Written by Rosie Allen, Jodie Newsom, Tom CesaroPublished date 28 July 2018Share story
Rosie, Jodie and Tommaso studied Interaction Design Arts. They give us the lowdown on this emerging creative field and how it opens the doors to all sorts of different opportunities in the art and design world.
With all the various skills that an interaction designer has, one skill that we all have in common is the power of storytelling. We have a whole array of people who specialise in practices such as, curation, programming, videography, sound design, 3d design and art. Although we also have people who don’t specialise in one particular practice, we’re all able to communicate with our audience by forming a narrative within our projects.
Interaction Design Arts offers plenty of experience of presenting to external clients- two of the best we’ve worked with are Science Museum Lates and Côte du Rhône. It pushes students outside of their comfort zone, and nurtures students into becoming confident practitioners.
Projects are formulated with the intention of entertaining the user, whilst also making them think about what the design or artwork it’s trying to say.
The importance of iterative design – testing and prototyping ideas – is a key component, and failure is encouraged to provoke unconventional design solutions and learning. A project is never entirely finished; often displaying to the public is a way of seeing how people react and what needs to be improved.
All these kinds of skills and experiences are incredibly valuable once you’ve graduated. Here are some of our alumni (graduates) to illustrate the range of artists and designers who work in the field of interaction design and arts.
Daichi Yamamoto: Sound and music
Video: Daichi Yamamoto
Daichi Yamamoto is a sound artist and rapper. He is currently working on his solo performance career while producing his own music and music videos. As well as this, he creates interactive sound installations that play with the notion of performance, incorporating the public into part of his performance. Since studying interaction design Daichi has found that he can draw connections between the music industry and the art of sound installation through his work. This video introduces you to how Daichi made his piece for client Côte du Rhône, titled Dégorgement (2016).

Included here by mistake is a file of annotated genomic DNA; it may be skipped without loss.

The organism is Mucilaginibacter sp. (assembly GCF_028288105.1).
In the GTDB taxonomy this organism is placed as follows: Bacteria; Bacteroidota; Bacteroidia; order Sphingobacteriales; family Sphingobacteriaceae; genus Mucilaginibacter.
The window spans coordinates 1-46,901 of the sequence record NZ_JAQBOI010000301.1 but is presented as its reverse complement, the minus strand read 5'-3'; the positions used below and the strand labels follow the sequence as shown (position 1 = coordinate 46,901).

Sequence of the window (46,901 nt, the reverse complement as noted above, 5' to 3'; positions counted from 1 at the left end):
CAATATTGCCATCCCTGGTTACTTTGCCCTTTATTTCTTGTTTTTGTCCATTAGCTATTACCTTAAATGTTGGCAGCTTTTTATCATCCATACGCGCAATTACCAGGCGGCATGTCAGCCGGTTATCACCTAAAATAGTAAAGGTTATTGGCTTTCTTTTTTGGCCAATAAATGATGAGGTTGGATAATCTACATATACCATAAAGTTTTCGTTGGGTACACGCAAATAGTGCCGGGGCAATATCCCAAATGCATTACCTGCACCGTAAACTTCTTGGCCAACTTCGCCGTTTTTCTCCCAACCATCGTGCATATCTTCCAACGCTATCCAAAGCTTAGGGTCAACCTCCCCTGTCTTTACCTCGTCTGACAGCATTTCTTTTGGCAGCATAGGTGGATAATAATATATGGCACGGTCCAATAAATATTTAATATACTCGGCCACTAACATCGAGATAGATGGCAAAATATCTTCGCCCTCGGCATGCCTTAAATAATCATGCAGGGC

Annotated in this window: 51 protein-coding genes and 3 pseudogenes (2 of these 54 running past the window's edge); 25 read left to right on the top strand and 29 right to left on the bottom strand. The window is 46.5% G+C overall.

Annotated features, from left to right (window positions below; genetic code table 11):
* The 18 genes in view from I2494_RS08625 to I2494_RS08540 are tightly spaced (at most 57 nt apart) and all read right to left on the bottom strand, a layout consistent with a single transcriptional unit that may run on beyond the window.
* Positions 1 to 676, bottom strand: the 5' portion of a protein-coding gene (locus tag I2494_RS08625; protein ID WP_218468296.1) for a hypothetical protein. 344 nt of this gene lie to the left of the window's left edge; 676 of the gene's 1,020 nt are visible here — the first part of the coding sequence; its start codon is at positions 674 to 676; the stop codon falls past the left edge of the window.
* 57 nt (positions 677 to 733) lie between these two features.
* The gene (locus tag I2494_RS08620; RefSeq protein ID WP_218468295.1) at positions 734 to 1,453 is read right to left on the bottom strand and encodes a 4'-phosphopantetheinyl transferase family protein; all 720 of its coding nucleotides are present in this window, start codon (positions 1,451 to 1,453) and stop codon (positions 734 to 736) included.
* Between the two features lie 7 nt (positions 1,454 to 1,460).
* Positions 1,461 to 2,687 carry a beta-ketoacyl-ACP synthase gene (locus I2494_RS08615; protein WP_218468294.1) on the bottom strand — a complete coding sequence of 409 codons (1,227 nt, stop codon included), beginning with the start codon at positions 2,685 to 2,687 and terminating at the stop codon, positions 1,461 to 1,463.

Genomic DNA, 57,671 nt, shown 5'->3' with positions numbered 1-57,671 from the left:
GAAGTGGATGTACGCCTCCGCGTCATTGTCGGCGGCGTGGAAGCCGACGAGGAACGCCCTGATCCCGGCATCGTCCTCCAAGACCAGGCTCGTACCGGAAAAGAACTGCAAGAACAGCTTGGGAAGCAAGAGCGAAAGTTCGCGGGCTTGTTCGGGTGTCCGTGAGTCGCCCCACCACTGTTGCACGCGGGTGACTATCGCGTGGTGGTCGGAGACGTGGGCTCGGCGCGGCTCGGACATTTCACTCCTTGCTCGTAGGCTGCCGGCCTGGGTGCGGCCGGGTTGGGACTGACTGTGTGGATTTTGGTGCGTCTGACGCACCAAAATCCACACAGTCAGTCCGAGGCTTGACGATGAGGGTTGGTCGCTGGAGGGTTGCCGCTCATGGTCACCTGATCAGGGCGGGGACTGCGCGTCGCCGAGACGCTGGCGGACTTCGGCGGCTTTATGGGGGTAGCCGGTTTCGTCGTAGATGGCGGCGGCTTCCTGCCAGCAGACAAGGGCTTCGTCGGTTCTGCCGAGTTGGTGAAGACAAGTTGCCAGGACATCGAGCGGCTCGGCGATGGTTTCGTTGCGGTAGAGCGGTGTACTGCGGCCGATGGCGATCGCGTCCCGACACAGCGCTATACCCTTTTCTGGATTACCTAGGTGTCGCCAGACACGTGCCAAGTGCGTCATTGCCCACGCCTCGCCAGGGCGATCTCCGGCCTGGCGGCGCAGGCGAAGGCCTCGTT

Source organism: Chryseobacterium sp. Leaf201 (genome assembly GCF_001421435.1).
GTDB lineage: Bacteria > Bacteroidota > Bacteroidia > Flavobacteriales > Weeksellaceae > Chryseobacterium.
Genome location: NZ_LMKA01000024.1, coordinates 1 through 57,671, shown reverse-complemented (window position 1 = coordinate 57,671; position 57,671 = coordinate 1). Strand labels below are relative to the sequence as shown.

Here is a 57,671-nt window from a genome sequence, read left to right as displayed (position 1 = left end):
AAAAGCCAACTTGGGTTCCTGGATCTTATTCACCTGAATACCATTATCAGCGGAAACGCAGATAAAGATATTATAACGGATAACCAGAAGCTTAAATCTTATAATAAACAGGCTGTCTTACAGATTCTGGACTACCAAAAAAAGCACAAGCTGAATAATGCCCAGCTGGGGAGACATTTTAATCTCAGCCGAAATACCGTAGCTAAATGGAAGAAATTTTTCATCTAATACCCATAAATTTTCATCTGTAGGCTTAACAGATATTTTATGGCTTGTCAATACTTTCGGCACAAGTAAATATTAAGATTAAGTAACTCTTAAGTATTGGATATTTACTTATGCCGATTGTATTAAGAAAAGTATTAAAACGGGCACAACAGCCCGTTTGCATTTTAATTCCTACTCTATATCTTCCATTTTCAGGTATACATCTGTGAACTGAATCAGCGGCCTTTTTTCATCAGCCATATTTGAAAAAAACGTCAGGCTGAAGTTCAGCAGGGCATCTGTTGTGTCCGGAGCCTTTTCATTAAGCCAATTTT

Parrr Geng is an artist currently living in Berlin. She has taken part in exhibitions at Tate Liverpool, Science Museum (London), Southbank Centre (London), and Weißensee Kunsthochschule Berlin. Her work explores themes of bodies and spaces in our everyday digital world, inspired by eight years of studying biological sciences and research on the human body. Parrr’s artwork spans interactive installation, performance, moving image, painting and illustration. The video shows Parrr’s response to the Côte du Rhône brief, titled Intangible Touch (2016).
Alexandra Sokolova came from a photography background but studying interaction design and arts encouraged and inspired her to experiment with a range of materials and move away from two-dimensional mediums. Since graduating she has been working as a videographer, photographer and illustrator, and is excited to get involved in the interaction design field. The video introduces ‘Conductive Scalextics’, made for the Science Museum Lates (January 2017). The game explores conductive properties of the human body. Players are invited to hold hands in order to complete the circuit and have a car race.
Michel Erler: Speculative design- technology and the future
Video: Michel Erler
Michel Erler is a designer and researcher exploring the potentials and challenges of emerging technologies and systems. His field of work is called speculative design. He creates stories – fictions – that talk about how we live today and what our live might look and feel like in the future. Michel’s ‘Texting Tate’ project, an experiment to see if a machine can learn to describe artworks as well as humans, was shortlisted for the Tate IK Prize for bringing artificial intelligence and the fine arts together. In this video he introduces Över, a fictional alternative to companies like Uber. In our digital world will we continue to trade our private data for comfort?